Similarly, from the side of collar 38 opposite pawl means 40 a pair of spaced plates 48, 48 extend in the same general vertical planes as plates 47, 47. Shaft 50 extends between and protrudes at each end beyond a pair of horizontally aligned apertures in plates 48, 48 and is fastened in place in the same way as shaft 49. As indicated in FIGS. 2 and 10A, 10B and 10C, shafts 49 and 50 serve as the mounting means for double acting hydraulic fluid motor mechanism 36, the details of which need not be described since such devices are conventional and well known to those skilled in the art. Suffice it to say that fluid under pressure can be directed to the desired side of piston 52 while at the same time causing fluid to be withdrawn from the opposite side of piston 52, these flows being effected by means of fluid lines, pumps and other associated equipment. As is clear from FIG. 1, in the system depicted all four fluid motor mechanisms may be operated either in unison or individually, as may be desired, from a remote control panel indicated generally as 55.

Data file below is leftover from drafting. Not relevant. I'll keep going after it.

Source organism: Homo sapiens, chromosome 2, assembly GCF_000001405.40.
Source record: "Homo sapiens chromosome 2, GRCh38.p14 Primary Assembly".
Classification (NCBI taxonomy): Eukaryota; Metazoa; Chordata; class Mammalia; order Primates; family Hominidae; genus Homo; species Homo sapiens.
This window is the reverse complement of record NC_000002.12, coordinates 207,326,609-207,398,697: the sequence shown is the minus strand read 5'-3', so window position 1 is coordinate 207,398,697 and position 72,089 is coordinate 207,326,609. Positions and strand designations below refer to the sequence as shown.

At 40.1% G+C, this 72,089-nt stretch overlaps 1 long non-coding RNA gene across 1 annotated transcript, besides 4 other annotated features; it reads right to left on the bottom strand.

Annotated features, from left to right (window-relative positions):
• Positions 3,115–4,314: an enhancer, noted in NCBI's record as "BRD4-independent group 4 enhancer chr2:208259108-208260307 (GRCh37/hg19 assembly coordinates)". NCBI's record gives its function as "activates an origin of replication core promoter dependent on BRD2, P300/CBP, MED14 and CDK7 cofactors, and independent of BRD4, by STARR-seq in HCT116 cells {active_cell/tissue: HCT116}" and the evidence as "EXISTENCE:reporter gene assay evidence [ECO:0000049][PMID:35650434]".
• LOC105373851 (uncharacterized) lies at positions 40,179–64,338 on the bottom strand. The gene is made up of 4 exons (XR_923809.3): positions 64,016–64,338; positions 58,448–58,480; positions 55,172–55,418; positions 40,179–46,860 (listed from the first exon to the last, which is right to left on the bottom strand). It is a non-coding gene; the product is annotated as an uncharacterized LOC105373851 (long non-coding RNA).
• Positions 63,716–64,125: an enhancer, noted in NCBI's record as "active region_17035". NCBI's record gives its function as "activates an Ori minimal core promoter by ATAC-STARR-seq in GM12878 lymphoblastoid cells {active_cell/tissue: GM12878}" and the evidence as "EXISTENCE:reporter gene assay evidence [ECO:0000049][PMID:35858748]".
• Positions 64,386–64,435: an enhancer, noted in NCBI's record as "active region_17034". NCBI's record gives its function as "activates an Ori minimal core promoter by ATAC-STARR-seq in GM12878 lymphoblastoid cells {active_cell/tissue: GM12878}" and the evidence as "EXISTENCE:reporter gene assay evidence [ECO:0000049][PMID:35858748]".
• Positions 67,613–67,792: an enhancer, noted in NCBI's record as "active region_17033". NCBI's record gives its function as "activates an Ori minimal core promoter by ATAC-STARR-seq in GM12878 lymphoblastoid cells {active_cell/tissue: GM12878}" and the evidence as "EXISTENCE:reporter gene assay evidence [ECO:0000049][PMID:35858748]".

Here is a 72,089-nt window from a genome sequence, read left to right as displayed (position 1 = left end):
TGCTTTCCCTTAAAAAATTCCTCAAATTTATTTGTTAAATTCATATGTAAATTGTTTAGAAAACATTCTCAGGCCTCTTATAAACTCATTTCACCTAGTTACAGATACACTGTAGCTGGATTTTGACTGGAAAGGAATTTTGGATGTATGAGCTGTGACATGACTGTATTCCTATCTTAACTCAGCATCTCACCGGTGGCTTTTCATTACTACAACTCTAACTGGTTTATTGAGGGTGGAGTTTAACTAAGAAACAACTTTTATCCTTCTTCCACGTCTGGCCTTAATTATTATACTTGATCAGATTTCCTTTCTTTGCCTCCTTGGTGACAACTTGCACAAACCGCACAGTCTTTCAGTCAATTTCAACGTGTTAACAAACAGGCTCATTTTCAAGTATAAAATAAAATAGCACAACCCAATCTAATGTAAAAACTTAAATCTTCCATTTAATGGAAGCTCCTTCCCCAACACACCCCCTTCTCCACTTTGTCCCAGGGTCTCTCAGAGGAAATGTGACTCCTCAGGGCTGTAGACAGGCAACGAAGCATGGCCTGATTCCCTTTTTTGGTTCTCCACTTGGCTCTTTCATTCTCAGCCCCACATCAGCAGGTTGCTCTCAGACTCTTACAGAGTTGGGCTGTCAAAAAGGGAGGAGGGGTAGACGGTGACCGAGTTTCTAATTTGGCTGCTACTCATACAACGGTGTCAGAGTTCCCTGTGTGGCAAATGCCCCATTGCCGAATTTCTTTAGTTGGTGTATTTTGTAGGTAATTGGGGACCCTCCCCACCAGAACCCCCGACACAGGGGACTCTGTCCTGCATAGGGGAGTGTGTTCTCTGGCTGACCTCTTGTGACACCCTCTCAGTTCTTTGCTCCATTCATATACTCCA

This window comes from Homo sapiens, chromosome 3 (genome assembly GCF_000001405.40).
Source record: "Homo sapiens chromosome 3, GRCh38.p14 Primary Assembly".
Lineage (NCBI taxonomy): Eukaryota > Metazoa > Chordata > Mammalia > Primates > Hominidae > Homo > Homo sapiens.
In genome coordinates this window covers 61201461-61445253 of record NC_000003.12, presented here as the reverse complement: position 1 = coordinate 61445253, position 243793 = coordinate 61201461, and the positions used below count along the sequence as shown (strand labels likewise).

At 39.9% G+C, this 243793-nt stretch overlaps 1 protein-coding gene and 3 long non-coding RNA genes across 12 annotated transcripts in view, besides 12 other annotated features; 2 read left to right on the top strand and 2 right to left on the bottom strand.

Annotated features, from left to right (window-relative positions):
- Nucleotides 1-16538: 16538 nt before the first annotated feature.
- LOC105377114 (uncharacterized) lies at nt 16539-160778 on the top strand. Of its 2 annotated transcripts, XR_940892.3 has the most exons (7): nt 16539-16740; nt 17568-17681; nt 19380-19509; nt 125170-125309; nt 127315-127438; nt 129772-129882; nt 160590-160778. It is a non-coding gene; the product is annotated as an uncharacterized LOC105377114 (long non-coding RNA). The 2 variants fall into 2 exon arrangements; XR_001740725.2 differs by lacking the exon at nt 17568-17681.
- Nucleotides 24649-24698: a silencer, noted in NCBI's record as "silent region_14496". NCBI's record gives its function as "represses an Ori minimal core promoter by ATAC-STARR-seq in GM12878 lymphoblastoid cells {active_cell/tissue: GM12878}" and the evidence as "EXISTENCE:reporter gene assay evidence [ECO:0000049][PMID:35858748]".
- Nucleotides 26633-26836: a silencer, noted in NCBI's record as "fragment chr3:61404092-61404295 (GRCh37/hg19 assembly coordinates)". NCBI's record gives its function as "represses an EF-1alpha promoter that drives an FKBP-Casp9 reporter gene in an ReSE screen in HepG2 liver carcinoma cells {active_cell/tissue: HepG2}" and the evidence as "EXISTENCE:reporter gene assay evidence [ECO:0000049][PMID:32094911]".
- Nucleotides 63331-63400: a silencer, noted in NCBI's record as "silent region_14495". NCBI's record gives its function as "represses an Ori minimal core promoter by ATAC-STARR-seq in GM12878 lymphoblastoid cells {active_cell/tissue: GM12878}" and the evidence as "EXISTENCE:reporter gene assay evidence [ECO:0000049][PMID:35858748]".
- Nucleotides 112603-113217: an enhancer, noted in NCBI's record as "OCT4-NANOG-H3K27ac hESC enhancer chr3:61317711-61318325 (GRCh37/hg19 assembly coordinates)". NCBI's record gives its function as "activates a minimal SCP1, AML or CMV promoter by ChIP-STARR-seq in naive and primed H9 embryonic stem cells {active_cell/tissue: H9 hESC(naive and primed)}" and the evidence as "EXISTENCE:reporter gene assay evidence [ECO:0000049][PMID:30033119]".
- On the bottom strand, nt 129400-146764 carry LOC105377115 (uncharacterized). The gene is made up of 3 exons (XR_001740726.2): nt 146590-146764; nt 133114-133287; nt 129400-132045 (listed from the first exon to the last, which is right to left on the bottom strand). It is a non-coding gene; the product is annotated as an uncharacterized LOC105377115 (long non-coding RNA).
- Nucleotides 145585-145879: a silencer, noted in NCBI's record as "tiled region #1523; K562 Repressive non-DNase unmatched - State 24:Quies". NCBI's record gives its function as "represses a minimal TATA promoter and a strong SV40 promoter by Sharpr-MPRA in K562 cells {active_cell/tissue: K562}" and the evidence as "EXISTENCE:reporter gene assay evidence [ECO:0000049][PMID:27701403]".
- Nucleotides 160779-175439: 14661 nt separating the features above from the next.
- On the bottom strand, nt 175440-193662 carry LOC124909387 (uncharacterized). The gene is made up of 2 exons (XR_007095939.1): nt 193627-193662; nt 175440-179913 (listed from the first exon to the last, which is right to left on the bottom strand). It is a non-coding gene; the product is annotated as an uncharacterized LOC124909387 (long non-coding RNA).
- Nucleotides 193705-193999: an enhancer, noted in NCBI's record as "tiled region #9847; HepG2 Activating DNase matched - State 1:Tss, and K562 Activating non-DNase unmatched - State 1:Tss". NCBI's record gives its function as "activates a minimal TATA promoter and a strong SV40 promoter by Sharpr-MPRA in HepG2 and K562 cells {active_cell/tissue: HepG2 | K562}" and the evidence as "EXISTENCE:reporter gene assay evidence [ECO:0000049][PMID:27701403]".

In the system as depicted in FIG. 1 a load support member 53 extends between the two collars 37 along one side of the system and another load support member 53 extends between the two collars 37 along the other side of the system. Each member 53 is detachably attached at each end to the proximate collar 37 in the manner shown in FIGS. 2 and 3. More particularly, a pair of aligned curved hook members 54 are fastened to either side of support member 53 so as to project beyond one end thereof and another pair of aligned curved hook members 54 are fastened to either side of support member 53 so as to project beyond the other end thereof. Each such hook member 54 has a downwardly curved semicircular portion 56 sized and adapted to fit over shaft 49. The lateral spacing between the two proximate hook members 54 at each respective end is sufficient to permit the downwardly curved portion 56 to fit over the respective ends of shaft 49 just outside of the respective plates 47. As a consequence of this construction, hook members 54 securely fit over and are supported on shaft 49 in such a way that they cannot slip off or otherwise become disengaged except by being lifted upwardly relative to shaft 49. It will also be seen that these constructional features result in the lifting force of motor mechanism 36 being transmitted in a vertical direction directly to shaft 49 and to hook members 54 resting thereon so that the load resting on load-support members 53 can be raised and held in elevated position without encountering rotational forces tending to cause binding of collar 37 against column 10. In short, the upward force from the motor means is exerted directly under the ends of the structure carrying means supporting the load. As can be seen from FIG. 7 the load support members 53 may possess additional bracing for added strength. FIGS. 7 and 8 also illustrate the fact that the load support members may be constructed so that they have adjustable lengths.